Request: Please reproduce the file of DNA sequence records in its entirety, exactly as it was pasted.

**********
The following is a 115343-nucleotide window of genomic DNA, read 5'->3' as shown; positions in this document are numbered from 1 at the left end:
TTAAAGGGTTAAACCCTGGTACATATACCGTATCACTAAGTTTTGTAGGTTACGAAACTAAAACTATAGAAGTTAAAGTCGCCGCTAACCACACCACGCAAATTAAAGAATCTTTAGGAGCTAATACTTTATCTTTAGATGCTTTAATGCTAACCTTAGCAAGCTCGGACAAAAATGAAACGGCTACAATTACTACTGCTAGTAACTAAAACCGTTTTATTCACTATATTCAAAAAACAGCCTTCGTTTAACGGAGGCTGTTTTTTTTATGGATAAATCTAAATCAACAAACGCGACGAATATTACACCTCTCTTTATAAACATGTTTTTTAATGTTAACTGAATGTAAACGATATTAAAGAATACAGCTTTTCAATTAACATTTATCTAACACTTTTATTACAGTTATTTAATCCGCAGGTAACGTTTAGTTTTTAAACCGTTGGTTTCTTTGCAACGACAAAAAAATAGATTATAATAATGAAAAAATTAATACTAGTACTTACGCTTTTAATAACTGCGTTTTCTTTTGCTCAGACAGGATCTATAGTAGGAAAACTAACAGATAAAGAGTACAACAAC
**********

The following is a 115343-nucleotide window of genomic DNA, read 5'->3' as shown; positions in this document are numbered from 1 at the left end:
TTAAAGGGTTAAACCCTGGTACATATACCGTATCACTAAGTTTTGTAGGTTACGAAACTAAAACTATAGAAGTTAAAGTCGCCGCTAACCACACCACGCAAATTAAAGAATCTTTAGGAGCTAATACTTTATCTTTAGATGCTTTAATGCTAACCTTAGCAAGCTCGGACAAAAATGAAACGGCTACAATTACTACTGCTAGTAACTAAAACCGTTTTATTCACTATATTCAAAAAACAGCCTTCGTTTAACGGAGGCTGTTTTTTTTATGGATAAATCTAAATCAACAAACGCGACGAATATTACACCTCTCTTTATAAACATGTTTTTTAATGTTAACTGAATGTAAACGATATTAAAGAATACAGCTTTTCAATTAACATTTATCTAACACTTTTATTACAGTTATTTAATCCGCAGGTAACGTTTAGTTTTTAAACCGTTGGTTTCTTTGCAACGACAAAAAAATAGATTATAATAATGAAAAAATTAATACTAGTACTTACGCTTTTAATAACTGCGTTTTCTTTTGCTCAGACAGGATCTATAGTAGGAAAACTAACAGATAAAGAGTACAACAAC